Project description:Poly (ADP-ribose) polymerase 1 (PARP-1) is a nuclear enzyme that is involved in physiological processes as DNA repair, genomic stability, and apoptosis. Moreover, published studies demonstrated that PARP-1 mediates necrotic cell death in response to excessive DNA damage under certain pathological conditions. In Huntington's disease brains, PARP immunoreactivity was described in neurons and in glial cells, thereby suggesting the involvement of apoptosis in HD. In this study, we sought to determine if the PARP-1 inhibitor exerts a neuroprotective effect in R6/2 mutant mice, which recapitulates, in many aspects, human HD. Transgenic mice were treated with the PARP-1 inhibitor INO-1001 mg/Kg daily starting from 4 weeks of age. After transcardial perfusion, histological and immunohistochemical studies were performed. We found that INO 1001-treated R6/2 mice survived longer and displayed less severe signs of neurological dysfunction than the vehicle treated ones. Primary outcome measures such as striatal atrophy, morphology of striatal neurons, neuronal intranuclear inclusions and microglial reaction confirmed a neuroprotective effect of the compound. INO-1001 was effective in significantly increasing activated CREB and BDNF in the striatal spiny neurons, which might account for the beneficial effects observed in this model. Our findings show that PARP-1 inhibition could be considered as a valid therapeutic approach for HD.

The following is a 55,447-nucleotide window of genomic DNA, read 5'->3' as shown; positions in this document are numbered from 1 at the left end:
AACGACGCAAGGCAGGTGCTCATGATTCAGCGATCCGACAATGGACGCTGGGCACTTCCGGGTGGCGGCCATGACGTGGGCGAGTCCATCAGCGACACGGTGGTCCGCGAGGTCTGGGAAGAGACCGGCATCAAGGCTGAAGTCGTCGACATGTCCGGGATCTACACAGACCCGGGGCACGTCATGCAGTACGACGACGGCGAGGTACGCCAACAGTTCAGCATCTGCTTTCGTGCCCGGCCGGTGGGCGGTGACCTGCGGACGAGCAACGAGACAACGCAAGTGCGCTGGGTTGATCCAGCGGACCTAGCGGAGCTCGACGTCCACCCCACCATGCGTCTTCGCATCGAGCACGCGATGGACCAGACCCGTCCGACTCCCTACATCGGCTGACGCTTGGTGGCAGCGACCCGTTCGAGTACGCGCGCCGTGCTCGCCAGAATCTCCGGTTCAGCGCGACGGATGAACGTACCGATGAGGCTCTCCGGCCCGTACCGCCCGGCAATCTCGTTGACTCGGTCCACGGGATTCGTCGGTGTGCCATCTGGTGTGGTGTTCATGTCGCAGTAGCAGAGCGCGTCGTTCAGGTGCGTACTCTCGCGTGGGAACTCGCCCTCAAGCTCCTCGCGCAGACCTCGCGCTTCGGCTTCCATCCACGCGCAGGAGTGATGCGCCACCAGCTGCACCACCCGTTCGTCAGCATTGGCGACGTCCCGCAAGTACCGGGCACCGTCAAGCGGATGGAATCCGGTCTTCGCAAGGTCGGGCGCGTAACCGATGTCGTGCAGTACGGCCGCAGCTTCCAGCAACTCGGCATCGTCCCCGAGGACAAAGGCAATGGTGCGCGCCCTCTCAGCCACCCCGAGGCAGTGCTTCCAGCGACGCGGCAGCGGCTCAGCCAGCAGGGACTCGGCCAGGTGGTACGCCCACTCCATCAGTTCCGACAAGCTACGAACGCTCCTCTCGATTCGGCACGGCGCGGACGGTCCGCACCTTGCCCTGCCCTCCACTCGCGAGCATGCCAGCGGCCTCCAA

Project description:Huntington's disease (HD) is an autosomal dominant trinucleotide repeat disorder characterized by choreiform movements, dystonia and striatal neuronal loss. Amongst multiple cellular processes, abnormal neurotransmitter signalling and decreased trophic support from glutamatergic cortical afferents are major mechanisms underlying striatal degeneration. Recent work suggests that the thalamostriatal (TS) system, another major source of glutamatergic input, is abnormal in HD although its phenotypical significance is unknown. We hypothesized that TS dysfunction plays an important role in generating motor symptoms and contributes to degeneration of striatal neuronal subtypes. Our results using the R6/2 mouse model of HD indicate that neurons of the parafascicular nucleus (PF), the main source of TS afferents, degenerate at an early stage. PF lesions performed prior to motor dysfunction or striatal degeneration result in an accelerated dystonic phenotype and are associated with premature loss of cholinergic interneurons. The progressive loss of striatal medium spiny neurons and parvalbumin-positive interneurons observed in R6/2 mice is unaltered by PF lesions. Early striatal cholinergic ablation using a mitochondrial immunotoxin provides evidence for increased cholinergic vulnerability to cellular energy failure in R6/2 mice, and worsens the dystonic phenotype. The TS system therefore contributes to trophic support of striatal interneuron subtypes in the presence of neurodegenerative stress, and TS deafferentation may be a novel cell non-autonomous mechanism contributing to the pathogenesis of HD. Furthermore, behavioural experiments demonstrate that the TS system and striatal cholinergic interneurons are key motor-network structures involved in the pathogenesis of dystonia. This work suggests that treatments aimed at rescuing the TS system may preserve important elements of striatal structure and function and provide symptomatic relief in HD.